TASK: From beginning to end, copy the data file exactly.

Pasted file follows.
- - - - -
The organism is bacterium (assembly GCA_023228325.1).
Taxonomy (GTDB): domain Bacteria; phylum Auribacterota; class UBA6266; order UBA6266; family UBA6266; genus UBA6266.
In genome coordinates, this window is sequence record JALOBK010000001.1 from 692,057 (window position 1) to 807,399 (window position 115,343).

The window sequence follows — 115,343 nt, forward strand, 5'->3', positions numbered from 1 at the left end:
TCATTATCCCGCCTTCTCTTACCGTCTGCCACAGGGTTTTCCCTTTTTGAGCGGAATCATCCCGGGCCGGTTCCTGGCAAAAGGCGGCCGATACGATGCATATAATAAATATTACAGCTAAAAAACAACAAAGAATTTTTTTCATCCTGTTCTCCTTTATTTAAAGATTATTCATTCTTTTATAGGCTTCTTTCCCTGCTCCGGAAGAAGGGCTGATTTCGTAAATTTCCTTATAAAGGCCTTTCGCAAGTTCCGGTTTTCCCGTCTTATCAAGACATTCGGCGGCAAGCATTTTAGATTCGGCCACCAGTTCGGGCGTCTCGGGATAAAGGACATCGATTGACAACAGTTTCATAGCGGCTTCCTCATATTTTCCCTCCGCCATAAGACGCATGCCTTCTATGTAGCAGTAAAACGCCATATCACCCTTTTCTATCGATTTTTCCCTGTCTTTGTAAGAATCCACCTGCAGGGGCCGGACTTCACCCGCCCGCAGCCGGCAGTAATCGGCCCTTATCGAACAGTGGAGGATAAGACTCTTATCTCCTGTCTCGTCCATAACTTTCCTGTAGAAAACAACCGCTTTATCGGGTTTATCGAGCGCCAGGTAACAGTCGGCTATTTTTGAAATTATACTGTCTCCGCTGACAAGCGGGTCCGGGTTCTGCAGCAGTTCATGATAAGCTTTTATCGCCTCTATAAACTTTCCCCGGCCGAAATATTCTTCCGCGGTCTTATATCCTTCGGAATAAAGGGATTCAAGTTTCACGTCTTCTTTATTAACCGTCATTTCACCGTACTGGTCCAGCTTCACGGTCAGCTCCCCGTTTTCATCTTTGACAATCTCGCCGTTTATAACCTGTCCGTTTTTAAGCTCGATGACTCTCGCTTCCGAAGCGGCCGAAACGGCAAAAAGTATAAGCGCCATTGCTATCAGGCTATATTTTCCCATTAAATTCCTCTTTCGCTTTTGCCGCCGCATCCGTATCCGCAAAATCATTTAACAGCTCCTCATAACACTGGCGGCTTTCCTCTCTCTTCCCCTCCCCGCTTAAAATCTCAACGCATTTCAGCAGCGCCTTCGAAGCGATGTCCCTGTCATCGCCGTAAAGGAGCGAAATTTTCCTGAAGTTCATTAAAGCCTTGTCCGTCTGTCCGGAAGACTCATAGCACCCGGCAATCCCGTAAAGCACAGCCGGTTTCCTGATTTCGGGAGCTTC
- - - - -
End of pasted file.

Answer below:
The organism is bacterium (assembly GCA_023228325.1).
Taxonomy (GTDB): domain Bacteria; phylum Auribacterota; class UBA6266; order UBA6266; family UBA6266; genus UBA6266.
In genome coordinates, this window is sequence record JALOBK010000001.1 from 692,057 (window position 1) to 807,399 (window position 115,343).

The window sequence follows — 115,343 nt, forward strand, 5'->3', positions numbered from 1 at the left end:
TCATTATCCCGCCTTCTCTTACCGTCTGCCACAGGGTTTTCCCTTTTTGAGCGGAATCATCCCGGGCCGGTTCCTGGCAAAAGGCGGCCGATACGATGCATATAATAAATATTACAGCTAAAAAACAACAAAGAATTTTTTTCATCCTGTTCTCCTTTATTTAAAGATTATTCATTCTTTTATAGGCTTCTTTCCCTGCTCCGGAAGAAGGGCTGATTTCGTAAATTTCCTTATAAAGGCCTTTCGCAAGTTCCGGTTTTCCCGTCTTATCAAGACATTCGGCGGCAAGCATTTTAGATTCGGCCACCAGTTCGGGCGTCTCGGGATAAAGGACATCGATTGACAACAGTTTCATAGCGGCTTCCTCATATTTTCCCTCCGCCATAAGACGCATGCCTTCTATGTAGCAGTAAAACGCCATATCACCCTTTTCTATCGATTTTTCCCTGTCTTTGTAAGAATCCACCTGCAGGGGCCGGACTTCACCCGCCCGCAGCCGGCAGTAATCGGCCCTTATCGAACAGTGGAGGATAAGACTCTTATCTCCTGTCTCGTCCATAACTTTCCTGTAGAAAACAACCGCTTTATCGGGTTTATCGAGCGCCAGGTAACAGTCGGCTATTTTTGAAATTATACTGTCTCCGCTGACAAGCGGGTCCGGGTTCTGCAGCAGTTCATGATAAGCTTTTATCGCCTCTATAAACTTTCCCCGGCCGAAATATTCTTCCGCGGTCTTATATCCTTCGGAATAAAGGGATTCAAGTTTCACGTCTTCTTTATTAACCGTCATTTCACCGTACTGGTCCAGCTTCACGGTCAGCTCCCCGTTTTCATCTTTGACAATCTCGCCGTTTATAACCTGTCCGTTTTTAAGCTCGATGACTCTCGCTTCCGAAGCGGCCGAAACGGCAAAAAGTATAAGCGCCATTGCTATCAGGCTATATTTTCCCATTAAATTCCTCTTTCGCTTTTGCCGCCGCATCCGTATCCGCAAAATCATTTAACAGCTCCTCATAACACTGGCGGCTTTCCTCTCTCTTCCCCTCCCCGCTTAAAATCTCAACGCATTTCAGCAGCGCCTTCGAAGCGATGTCCCTGTCATCGCCGTAAAGGAGCGAAATTTTCCTGAAGTTCATTAAAGCCTTGTCCGTCTGTCCGGAAGACTCATAGCACCCGGCAATCCCGTAAAGCACAGCCGGTTTCCTGATTTCGGGAGCTTC